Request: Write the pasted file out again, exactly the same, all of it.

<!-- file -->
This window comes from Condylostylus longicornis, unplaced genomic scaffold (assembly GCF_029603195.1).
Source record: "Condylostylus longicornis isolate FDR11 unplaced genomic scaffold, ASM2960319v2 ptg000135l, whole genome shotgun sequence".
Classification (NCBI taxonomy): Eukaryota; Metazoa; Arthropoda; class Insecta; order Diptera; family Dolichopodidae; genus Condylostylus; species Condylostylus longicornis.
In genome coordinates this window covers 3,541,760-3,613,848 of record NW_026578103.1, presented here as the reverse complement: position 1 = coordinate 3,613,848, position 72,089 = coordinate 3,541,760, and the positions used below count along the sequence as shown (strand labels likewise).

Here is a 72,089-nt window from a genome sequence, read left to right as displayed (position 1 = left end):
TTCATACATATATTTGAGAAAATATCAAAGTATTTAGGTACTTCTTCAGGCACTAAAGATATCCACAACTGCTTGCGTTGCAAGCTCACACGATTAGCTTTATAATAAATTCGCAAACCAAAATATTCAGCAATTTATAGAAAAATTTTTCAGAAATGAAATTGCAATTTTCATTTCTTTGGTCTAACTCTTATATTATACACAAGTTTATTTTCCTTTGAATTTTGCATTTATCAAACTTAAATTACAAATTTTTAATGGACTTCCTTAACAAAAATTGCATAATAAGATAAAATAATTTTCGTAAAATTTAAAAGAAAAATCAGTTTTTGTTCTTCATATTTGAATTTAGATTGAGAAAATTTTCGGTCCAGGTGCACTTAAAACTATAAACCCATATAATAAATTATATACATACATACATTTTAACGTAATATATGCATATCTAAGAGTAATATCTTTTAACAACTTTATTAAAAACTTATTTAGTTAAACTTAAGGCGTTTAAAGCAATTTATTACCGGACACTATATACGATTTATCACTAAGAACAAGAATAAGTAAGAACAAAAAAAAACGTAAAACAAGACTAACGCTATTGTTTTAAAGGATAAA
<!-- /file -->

This window comes from Condylostylus longicornis, unplaced genomic scaffold (assembly GCF_029603195.1).
Source record: "Condylostylus longicornis isolate FDR11 unplaced genomic scaffold, ASM2960319v2 ptg000135l, whole genome shotgun sequence".
Classification (NCBI taxonomy): Eukaryota; Metazoa; Arthropoda; class Insecta; order Diptera; family Dolichopodidae; genus Condylostylus; species Condylostylus longicornis.
In genome coordinates this window covers 3,541,760-3,613,848 of record NW_026578103.1, presented here as the reverse complement: position 1 = coordinate 3,613,848, position 72,089 = coordinate 3,541,760, and the positions used below count along the sequence as shown (strand labels likewise).

Here is a 72,089-nt window from a genome sequence, read left to right as displayed (position 1 = left end):
TTCATACATATATTTGAGAAAATATCAAAGTATTTAGGTACTTCTTCAGGCACTAAAGATATCCACAACTGCTTGCGTTGCAAGCTCACACGATTAGCTTTATAATAAATTCGCAAACCAAAATATTCAGCAATTTATAGAAAAATTTTTCAGAAATGAAATTGCAATTTTCATTTCTTTGGTCTAACTCTTATATTATACACAAGTTTATTTTCCTTTGAATTTTGCATTTATCAAACTTAAATTACAAATTTTTAATGGACTTCCTTAACAAAAATTGCATAATAAGATAAAATAATTTTCGTAAAATTTAAAAGAAAAATCAGTTTTTGTTCTTCATATTTGAATTTAGATTGAGAAAATTTTCGGTCCAGGTGCACTTAAAACTATAAACCCATATAATAAATTATATACATACATACATTTTAACGTAATATATGCATATCTAAGAGTAATATCTTTTAACAACTTTATTAAAAACTTATTTAGTTAAACTTAAGGCGTTTAAAGCAATTTATTACCGGACACTATATACGATTTATCACTAAGAACAAGAATAAGTAAGAACAAAAAAAAACGTAAAACAAGACTAACGCTATTGTTTTAAAGGATAAA